Christ is risen!
Indeed He is risen!
And Jesus said, “For judgment I have come into this world, that those who do not see may see, and that those who see may be made blind.” Then some of the Pharisees who were with Him heard these words, and said to Him, “Are we blind also?” Jesus said to them, “If you were blind, you would have no sin; but now you say, ‘We see.’ Therefore your sin remains. (John 9:39-41)
There are both different degrees of blindness as well as different kinds of blindness. There is physical blindness in which the eyes don’t work well or not at all. There is also a blindness we can choose, as when we live in denial of what is going on around us, or when we refuse to believe truths that others tell us. There is also a spiritual blindness in which either willingly or for other reasons, we either cannot or will not see the spiritual reality which is right in front of us. Jesus accuses the Pharisees of being spiritually blind. However, their blindness cannot serve as an excuse for their wrong behavior, for their blindness is willful and chosen. Spiritual blindness is frequently discussed in Orthodox literature. For example from the desert fathers we read:
Another of the elders said: When the eyes of an ox or mule are covered, then he goes round and round turning the mill wheel: but if his eyes are uncovered he will not go around in the circle of the mill wheel. So too the devil if he manages to cover the eyes of a man, he can humiliate him in every sin. But if that man’s eyes are not closed, he can easily escape from the devil. (Thomas Merton, THE WISDOM OF THE DESERT, p48)
Getting a beast of burden to turn the mill wheel requires covering their eyes so that they cannot see that they are walking in circles. If they are allowed to see they will quickly stop walking. The desert fathers, as noted above, thought the devil tries the same trick on us – by spiritually blinding us, the devil can trick us into doing his will. This is why clear vision is so important to the spiritual life. Unlike beasts of burden at the mill wheel, we humans can only be blinded by the devil if we allow it to happen. If we choose to see what is going on in our thoughts or in the world, both the good and bad, then we know the truth, and the truth makes us free (John 8:32).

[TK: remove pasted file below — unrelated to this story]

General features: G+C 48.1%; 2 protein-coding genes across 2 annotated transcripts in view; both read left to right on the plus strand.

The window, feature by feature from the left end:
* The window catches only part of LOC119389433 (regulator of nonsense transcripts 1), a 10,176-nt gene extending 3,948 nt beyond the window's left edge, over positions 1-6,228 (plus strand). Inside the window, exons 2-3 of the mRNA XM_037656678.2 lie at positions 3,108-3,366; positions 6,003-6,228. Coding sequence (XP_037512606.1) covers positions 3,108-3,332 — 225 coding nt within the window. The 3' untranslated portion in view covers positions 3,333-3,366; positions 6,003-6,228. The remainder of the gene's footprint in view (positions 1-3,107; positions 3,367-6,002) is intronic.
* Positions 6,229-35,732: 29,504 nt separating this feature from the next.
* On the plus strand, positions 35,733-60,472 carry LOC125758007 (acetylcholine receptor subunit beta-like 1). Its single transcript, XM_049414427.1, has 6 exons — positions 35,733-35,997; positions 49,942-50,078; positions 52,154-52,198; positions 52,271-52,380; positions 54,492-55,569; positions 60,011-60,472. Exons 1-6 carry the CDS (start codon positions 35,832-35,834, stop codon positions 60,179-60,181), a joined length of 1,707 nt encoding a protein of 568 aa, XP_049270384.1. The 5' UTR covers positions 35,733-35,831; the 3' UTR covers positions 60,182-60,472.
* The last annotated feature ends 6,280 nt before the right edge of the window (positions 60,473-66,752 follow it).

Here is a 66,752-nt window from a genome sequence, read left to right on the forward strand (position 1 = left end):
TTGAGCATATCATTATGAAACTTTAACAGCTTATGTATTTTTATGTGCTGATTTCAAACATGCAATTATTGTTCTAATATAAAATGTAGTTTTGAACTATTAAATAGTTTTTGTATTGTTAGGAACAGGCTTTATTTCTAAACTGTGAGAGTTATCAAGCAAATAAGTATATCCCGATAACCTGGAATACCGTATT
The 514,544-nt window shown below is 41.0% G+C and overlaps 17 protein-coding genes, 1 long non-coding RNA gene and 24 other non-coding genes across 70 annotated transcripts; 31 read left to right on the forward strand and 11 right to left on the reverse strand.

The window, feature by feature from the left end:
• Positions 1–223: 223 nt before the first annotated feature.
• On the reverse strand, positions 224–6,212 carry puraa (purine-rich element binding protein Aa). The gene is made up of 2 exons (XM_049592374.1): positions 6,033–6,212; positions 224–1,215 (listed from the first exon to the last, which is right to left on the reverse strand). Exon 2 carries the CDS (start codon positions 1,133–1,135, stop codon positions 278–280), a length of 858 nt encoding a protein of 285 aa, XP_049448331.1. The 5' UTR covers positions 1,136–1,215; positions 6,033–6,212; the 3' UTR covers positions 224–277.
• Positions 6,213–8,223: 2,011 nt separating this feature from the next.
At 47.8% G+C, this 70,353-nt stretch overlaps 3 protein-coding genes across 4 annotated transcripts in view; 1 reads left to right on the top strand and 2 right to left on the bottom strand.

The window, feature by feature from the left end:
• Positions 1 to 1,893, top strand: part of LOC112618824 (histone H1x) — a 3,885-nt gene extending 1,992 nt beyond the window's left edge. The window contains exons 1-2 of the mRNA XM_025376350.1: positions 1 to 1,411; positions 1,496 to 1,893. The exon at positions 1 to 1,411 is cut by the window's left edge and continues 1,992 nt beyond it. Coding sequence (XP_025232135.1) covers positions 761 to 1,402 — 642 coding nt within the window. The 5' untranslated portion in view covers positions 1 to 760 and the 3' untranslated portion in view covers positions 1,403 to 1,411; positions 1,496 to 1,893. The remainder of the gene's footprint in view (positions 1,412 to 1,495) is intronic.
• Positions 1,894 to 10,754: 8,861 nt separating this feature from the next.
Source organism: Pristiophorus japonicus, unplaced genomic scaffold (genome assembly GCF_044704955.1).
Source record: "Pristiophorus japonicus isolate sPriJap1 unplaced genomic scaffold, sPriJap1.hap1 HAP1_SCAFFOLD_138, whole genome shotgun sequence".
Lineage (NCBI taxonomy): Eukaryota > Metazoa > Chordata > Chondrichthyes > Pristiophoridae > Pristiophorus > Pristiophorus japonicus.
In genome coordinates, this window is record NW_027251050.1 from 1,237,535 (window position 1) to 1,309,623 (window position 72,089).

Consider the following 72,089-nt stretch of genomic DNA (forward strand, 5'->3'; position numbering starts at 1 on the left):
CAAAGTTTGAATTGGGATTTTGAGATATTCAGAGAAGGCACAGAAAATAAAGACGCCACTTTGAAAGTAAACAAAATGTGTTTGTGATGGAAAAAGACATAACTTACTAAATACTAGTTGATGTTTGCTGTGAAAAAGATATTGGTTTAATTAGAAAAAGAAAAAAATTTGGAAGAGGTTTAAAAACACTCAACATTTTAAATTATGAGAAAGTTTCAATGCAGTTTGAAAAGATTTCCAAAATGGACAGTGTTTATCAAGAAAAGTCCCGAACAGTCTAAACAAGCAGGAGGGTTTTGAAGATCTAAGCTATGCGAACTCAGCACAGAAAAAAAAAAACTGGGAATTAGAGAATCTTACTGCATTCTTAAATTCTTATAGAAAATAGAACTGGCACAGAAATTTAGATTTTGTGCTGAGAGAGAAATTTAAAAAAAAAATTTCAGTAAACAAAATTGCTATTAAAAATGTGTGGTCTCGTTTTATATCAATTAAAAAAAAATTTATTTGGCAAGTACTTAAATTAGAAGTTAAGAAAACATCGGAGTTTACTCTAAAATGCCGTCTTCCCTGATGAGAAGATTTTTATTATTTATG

But it is not only Satan who tries to blind us. We can cause spiritual blindness ourselves by allowing our passions to take control of our lives.
No matter what provokes it, anger blinds the soul’s eyes, preventing it from seeing the Sun of righteousness. Leaves, whether of gold or lead, placed over the eyes, obstruct the sight equally, for the value of the gold does not affect the blindness it produces. Similarly, anger, whether reasonable or unreasonable, obstructs our spiritual vision. (St John Cassian, THE PHILOKALIA Vol 1, p 83)
St John Cassian frequently attacks anger as a spiritual passion that is worth overcoming for it blinds us to Christ. Even when our anger is justified or reasonable, it still causes some blindness in us. If we want clarity of thought, right thinking – being Orthodox, then we need to control our anger.
Know this, my beloved brethren. Let every man be quick to hear, slow to speak, slow to anger, for the anger of man does not work the righteousness of God. Therefore put away all filthiness and rank growth of wickedness and receive with meekness the implanted word, which is able to save your souls. (James 1:19-21)
Whatever prevents us from facing reality is a threat to our spiritual well-being. If we only accept ‘facts’ that we agree with, then we are choosing to blind ourselves to the reality in which we live. If our passions govern how we react to things, we are allowing our passions to blind us to reality because in our passions, we tend to see and hear only what we want to see and hear. “The eye is the lamp of the body. So, if your eye is sound, your whole body will be full of light; but if your eye is not sound, your whole body will be full of darkness. If then the light in you is darkness, how great is the darkness!” (Matthew 6:22-23)